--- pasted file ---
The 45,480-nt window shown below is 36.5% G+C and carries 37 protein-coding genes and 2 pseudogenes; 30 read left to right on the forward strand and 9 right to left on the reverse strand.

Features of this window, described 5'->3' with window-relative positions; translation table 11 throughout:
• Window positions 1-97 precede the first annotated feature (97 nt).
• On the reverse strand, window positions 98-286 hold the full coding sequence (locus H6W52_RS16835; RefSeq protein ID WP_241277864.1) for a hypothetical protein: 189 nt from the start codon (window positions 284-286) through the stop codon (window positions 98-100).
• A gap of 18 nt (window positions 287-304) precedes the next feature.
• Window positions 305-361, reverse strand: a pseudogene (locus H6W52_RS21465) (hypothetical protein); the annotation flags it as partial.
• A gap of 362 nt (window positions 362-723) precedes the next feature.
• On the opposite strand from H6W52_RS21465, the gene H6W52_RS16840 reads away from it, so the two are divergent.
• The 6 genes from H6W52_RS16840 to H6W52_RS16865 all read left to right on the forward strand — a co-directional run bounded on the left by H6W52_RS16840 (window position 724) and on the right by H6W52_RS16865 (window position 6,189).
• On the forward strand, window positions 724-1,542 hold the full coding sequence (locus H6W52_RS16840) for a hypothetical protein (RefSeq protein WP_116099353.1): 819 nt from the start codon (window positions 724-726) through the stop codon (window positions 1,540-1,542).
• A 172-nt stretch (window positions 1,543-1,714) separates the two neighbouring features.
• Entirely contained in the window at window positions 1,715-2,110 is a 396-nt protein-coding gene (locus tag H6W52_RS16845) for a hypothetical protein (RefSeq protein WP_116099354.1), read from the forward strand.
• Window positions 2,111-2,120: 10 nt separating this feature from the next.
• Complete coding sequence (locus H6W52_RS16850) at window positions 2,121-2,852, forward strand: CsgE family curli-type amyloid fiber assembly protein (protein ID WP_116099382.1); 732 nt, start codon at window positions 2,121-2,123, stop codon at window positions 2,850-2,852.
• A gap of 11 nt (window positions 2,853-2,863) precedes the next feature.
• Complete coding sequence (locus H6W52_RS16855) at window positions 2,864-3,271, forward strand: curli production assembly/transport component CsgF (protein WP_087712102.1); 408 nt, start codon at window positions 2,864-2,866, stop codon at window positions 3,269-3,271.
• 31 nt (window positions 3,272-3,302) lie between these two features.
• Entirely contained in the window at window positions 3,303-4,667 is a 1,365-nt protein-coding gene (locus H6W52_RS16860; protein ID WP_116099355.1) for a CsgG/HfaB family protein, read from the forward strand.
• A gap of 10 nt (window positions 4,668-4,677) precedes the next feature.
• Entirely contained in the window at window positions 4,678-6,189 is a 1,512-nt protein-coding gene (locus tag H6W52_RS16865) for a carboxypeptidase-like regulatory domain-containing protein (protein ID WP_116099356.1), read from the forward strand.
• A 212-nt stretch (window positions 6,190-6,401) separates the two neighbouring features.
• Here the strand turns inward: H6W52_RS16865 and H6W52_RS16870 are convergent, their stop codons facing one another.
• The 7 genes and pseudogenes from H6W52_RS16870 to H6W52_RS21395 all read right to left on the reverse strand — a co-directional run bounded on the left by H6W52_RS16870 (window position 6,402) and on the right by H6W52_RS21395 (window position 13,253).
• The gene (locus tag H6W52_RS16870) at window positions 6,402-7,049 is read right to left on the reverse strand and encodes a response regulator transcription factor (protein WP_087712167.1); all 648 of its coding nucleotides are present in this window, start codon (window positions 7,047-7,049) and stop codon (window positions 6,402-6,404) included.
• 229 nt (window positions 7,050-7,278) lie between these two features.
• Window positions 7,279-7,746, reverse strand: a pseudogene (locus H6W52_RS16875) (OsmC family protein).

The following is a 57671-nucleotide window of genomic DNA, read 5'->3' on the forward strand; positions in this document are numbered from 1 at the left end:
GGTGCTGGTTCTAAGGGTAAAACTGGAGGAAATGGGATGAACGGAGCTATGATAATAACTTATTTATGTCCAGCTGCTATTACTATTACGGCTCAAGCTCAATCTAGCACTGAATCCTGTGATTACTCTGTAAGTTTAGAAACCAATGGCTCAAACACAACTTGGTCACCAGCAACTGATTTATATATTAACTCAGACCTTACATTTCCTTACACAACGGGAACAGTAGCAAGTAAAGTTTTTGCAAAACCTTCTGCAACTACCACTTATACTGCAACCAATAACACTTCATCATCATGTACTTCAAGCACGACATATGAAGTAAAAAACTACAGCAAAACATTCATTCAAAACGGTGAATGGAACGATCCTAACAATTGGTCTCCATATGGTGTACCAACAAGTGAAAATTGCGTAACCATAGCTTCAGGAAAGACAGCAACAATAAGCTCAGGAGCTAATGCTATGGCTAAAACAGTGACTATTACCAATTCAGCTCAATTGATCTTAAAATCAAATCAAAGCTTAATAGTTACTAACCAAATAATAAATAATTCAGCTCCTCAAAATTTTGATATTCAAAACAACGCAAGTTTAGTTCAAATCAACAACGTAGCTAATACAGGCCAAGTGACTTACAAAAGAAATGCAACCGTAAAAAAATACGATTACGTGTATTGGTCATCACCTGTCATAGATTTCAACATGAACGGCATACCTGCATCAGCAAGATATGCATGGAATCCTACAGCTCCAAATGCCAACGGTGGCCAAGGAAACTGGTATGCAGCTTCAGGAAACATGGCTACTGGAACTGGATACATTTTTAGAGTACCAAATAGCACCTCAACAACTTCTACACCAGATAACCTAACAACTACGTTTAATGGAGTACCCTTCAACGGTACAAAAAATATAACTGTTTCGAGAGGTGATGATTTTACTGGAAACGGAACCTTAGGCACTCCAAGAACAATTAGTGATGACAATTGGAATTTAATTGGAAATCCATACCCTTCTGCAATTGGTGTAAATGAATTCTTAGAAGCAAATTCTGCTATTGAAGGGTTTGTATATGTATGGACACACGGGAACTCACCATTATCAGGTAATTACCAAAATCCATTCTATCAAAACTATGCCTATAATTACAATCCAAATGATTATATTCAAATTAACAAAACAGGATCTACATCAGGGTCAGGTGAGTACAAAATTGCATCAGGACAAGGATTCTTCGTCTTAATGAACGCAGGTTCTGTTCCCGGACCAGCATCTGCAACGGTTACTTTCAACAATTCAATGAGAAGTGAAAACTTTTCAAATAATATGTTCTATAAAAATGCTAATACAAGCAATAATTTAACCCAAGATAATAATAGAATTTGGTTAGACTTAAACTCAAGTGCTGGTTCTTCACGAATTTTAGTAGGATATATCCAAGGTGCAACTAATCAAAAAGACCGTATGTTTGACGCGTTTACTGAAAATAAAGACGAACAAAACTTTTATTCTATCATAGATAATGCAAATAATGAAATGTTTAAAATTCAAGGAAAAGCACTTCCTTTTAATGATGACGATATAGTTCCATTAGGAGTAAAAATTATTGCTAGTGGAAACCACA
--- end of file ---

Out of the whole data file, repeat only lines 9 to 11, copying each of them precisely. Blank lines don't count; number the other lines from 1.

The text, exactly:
• The 6 genes from H6W52_RS16840 to H6W52_RS16865 all read left to right on the forward strand — a co-directional run bounded on the left by H6W52_RS16840 (window position 724) and on the right by H6W52_RS16865 (window position 6,189).
• On the forward strand, window positions 724-1,542 hold the full coding sequence (locus H6W52_RS16840) for a hypothetical protein (RefSeq protein WP_116099353.1): 819 nt from the start codon (window positions 724-726) through the stop codon (window positions 1,540-1,542).
• A 172-nt stretch (window positions 1,543-1,714) separates the two neighbouring features.